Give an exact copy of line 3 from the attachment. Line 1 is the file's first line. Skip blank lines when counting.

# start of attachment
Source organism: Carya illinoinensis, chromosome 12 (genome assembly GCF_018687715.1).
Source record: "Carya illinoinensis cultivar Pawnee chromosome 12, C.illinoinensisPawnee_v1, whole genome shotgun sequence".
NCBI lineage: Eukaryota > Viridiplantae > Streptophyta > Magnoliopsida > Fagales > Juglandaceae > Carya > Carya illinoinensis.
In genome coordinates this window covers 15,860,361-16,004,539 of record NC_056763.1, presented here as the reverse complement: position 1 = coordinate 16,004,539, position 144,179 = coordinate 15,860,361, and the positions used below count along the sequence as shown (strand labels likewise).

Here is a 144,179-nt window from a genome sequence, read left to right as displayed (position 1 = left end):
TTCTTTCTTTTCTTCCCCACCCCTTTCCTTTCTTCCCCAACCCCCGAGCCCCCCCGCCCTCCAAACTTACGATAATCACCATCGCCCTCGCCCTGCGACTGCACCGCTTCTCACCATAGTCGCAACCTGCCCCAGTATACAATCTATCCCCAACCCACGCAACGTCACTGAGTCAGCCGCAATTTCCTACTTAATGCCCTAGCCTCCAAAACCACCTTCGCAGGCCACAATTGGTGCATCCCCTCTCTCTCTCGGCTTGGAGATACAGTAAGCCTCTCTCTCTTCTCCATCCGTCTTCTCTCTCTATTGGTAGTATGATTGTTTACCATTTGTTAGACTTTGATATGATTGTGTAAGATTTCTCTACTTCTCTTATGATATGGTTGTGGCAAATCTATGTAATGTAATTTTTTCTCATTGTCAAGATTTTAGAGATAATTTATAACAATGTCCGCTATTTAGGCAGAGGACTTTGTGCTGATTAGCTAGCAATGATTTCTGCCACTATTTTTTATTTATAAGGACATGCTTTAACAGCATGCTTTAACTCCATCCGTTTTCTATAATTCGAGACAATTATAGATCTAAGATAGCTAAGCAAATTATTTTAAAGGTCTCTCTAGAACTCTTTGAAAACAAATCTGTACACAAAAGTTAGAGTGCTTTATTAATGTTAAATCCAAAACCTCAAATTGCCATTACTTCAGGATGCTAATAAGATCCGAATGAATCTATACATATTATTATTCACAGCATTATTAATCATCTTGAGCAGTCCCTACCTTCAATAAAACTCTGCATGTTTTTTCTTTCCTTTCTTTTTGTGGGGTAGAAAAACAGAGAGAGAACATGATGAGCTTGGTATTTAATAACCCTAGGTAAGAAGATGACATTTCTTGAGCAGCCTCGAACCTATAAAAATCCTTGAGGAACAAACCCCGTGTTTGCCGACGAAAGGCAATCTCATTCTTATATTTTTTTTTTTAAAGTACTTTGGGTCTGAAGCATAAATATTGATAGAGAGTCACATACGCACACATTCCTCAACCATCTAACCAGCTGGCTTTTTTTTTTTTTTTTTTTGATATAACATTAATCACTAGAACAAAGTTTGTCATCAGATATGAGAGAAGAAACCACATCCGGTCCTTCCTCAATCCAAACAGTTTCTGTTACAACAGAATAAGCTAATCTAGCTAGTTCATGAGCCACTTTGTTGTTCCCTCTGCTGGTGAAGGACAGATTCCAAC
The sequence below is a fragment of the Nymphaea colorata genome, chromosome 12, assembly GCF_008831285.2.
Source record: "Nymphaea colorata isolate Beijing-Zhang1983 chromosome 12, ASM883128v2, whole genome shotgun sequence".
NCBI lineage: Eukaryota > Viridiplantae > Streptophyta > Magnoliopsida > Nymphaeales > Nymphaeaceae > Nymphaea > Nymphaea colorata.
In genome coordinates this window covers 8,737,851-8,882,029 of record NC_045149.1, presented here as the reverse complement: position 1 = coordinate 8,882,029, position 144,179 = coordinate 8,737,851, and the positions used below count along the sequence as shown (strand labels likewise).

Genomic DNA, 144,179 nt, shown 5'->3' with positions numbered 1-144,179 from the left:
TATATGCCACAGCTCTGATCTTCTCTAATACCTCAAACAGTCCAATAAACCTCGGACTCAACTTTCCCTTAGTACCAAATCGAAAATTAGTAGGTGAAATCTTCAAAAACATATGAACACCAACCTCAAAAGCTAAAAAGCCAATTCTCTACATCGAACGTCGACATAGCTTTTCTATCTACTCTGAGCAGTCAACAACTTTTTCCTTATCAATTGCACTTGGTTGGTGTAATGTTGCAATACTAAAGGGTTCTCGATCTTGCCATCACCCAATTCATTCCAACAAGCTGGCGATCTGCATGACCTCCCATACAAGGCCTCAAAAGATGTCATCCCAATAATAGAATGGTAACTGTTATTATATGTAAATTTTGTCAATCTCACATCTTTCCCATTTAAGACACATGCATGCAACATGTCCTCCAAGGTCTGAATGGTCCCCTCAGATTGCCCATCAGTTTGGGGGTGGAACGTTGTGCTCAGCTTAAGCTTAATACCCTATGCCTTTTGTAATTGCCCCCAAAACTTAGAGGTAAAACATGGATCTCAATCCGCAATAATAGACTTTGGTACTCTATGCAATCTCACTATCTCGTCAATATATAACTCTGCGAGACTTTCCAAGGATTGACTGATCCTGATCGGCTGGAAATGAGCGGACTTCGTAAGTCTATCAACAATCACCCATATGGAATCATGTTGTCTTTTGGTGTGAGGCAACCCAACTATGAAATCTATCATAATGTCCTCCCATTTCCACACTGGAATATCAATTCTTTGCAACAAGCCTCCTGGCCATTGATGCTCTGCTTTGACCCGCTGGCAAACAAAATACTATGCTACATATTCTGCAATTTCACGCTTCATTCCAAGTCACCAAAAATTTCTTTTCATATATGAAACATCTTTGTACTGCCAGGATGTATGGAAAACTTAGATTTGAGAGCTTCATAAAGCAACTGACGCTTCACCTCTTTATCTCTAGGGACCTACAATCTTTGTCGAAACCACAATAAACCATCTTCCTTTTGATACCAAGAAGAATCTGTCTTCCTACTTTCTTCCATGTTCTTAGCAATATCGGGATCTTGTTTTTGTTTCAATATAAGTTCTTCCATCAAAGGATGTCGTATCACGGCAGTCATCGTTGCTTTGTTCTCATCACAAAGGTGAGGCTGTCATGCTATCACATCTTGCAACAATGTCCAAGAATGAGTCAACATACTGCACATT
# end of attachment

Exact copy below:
NCBI lineage: Eukaryota > Viridiplantae > Streptophyta > Magnoliopsida > Fagales > Juglandaceae > Carya > Carya illinoinensis.